After months of lockdown and shuttered borders due to the coronavirus pandemic, the EU is hoping to salvage some of its summer tourism season, kicked off by the July 1streopening of the bloc’s external borders to a select group of countries deemed to have brought the pandemic under control.
It came as no surprise that some of the world’s hardest-hit countries, such as the United States and Brazil, remain excluded from the safe list. Some of the other exclusions, however, provoke some head-scratching while some of the inclusions seem motivated more by politics than science.
The UAE and Singapore missing from the list despite stringent measures
The absence of the UAE and Singapore from the register of approved countries is particularly notable, given that the two countries boast some of the highest testing rates in the world and having earned praise for their handling of the public health emergency.
The UAE has achieved by far the highest per capita rate of coronavirus tests in the world, carrying out more than 350,000 tests per million people—far outpacing some of the countries included on the EU’s list and contributing to the Gulf nation’s low Covid-19 fatality rate. In addition to such rigorous testing, the UAE’s smooth rollout of the Al Hosn app, which tracks and traces coronavirus cases, has enabled the Emirates to safely reopen workplaces and leisure activities.
Residents and visitors have to show proof of a negative Covid test even for some travel between the emirates, much less for international travel. To travel abroad, would-be tourists from the UAE have to register with the foreign ministry and attend a medical checkup 48 hours before their departure to ensure that they don’t have the virus.
Singapore has turned to similar methods to bring the outbreak under control in the city-state. The Lion City was one of the first countries outside China to record cases of the novel coronavirus, but gained ground through widespread testing and close monitoring of infected individuals. Like the UAE, Singapore has seen its efforts pay off—the city-state has seen just 26 deaths from the coronavirus. This gives it a fatality rate of only 0.06%, stunningly low compared to European countries like Italy, France and Belgium, all of whose coronavirus mortality rates hover around 15%.
Rwanda and Algeria’s inclusion raises eyebrows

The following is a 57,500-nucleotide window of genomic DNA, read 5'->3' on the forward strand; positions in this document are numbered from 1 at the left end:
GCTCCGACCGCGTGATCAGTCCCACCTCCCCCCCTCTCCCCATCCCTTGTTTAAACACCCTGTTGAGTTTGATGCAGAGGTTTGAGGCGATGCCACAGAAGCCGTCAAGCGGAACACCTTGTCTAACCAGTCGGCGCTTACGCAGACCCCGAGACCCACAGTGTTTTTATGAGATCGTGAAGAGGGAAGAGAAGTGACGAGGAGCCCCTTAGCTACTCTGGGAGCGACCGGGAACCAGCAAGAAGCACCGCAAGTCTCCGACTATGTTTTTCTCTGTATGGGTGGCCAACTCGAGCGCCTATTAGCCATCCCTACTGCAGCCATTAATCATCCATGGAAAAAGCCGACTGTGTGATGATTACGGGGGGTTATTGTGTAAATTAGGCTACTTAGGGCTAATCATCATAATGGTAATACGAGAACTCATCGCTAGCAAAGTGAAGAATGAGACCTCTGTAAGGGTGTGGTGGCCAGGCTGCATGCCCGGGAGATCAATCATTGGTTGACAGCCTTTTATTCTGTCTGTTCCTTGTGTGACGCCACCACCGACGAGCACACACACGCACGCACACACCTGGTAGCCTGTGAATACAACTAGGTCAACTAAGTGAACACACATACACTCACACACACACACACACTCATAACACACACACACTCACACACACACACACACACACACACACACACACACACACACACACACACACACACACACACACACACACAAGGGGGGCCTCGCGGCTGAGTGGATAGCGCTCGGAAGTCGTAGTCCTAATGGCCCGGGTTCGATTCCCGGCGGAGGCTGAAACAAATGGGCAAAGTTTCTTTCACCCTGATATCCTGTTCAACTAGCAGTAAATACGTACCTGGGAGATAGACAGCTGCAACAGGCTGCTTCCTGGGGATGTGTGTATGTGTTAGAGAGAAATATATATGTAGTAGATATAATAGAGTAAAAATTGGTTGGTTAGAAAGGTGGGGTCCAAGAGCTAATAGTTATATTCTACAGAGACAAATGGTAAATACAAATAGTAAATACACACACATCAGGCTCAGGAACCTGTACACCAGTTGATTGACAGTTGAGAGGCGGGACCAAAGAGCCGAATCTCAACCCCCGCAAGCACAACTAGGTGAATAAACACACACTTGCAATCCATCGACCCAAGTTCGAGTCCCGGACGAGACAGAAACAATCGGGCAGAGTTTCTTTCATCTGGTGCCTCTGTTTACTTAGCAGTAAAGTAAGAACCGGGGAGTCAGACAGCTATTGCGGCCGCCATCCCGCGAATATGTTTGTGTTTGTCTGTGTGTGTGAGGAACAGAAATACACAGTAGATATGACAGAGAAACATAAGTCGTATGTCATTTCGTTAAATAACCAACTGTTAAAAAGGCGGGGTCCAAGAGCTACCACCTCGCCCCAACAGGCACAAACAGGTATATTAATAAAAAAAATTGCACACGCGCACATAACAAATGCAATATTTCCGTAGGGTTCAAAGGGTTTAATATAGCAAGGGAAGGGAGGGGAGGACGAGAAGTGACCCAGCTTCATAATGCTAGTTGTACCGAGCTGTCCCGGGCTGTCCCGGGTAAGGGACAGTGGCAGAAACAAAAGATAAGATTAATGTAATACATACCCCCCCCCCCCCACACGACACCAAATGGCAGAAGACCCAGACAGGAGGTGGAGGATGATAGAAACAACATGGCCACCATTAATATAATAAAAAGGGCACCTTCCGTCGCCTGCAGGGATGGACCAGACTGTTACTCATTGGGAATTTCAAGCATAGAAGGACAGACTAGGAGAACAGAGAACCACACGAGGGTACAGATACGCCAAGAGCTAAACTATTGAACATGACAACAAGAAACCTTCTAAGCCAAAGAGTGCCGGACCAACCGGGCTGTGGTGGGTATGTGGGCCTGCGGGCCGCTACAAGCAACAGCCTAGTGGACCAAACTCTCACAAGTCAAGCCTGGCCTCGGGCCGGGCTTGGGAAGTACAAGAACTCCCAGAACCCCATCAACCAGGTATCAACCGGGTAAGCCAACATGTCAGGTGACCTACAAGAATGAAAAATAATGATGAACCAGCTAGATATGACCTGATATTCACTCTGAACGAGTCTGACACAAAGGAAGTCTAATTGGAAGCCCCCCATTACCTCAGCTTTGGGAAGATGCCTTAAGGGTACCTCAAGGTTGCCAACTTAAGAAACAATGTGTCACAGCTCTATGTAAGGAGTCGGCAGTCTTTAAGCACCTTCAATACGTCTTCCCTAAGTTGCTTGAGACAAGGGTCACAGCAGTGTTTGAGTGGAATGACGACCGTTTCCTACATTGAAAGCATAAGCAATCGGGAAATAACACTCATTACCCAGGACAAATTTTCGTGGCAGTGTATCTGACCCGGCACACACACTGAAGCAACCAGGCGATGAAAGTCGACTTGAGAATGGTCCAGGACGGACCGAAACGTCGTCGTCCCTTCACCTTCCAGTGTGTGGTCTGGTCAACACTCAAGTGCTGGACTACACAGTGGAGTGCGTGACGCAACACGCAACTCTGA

Given the UAE and Singapore’s success in beating back the virus, their exclusion from the EU’s travel list is puzzling. Equally mystifying is the inclusion of some countries, such as Rwanda and Algeria, which are still struggling to keep the pandemic under control.
On Saturday, Rwandan president Paul Kagame vowed to defeat the coronavirus, but the situation appears to be going in the wrong direction. Despite deploying high-tech solutions like anti-epidemic robots, Rwanda has been forced to reverse plans to continue loosening restrictions. Just days before the EU began welcoming Rwandan travelers, parts of Kigali went back into lockdown as cases in the capital trended upward.
Algeria’s presence on the safe travel list is even more troubling. Just weeks ago, the World Health Organisation (WHO) singled the North African nation out as one of the continent’s Covid hotspots and urged “very strong public health measures” to bring the epidemic under control.
The Algerian government has seemed more focused on exploiting the public health emergency to crack down on opposition activists and infringe on the free press than taking strict measures against the coronavirus. Unsurprisingly, cases are on the rise—over the weekend, just days after the EU announced that Algerians could travel to the bloc, Algeria recorded its highest-ever daily increase in cases.
No time for politics as usual
It’s baffling that the EU would roll out the welcome mat for Algeria despite its current spike in coronavirus infections—though French foreign policy could be behind its bewildering inclusion on the safe travel list. After a diplomatic kerfuffle which saw the Algerian ambassador to France recalled from Paris, French leader Emmanuel Macron and his Algerian counterpart Abdelmadjid Tebboune pledged to relaunch relations between the two countries.
Whether or not accepting Algerian travelers in the EU was sparked by the détente between Paris and Algiers, policymakers in Brussels should reevaluate the list of supposedly safe countries before loose restrictions abroad spark a devastating second wave of the disease in the EU. After a shaky start in March, the European Union has managed to curb the virus’s growth within the bloc through strict lockdowns, the closure of national borders, and radically ramping up its testing capacity.
Once again welcoming international tourists to the European bloc is an important step in returning to some semblance of normality and is vital for the eurozone’s recovery from the worst economic downturn in its history. Taking a more critical eye to which countries are given the EU’s stamp of approval would ensure that, by opening up the door, Brussels is not undoing all of its hard work to contain the pandemic.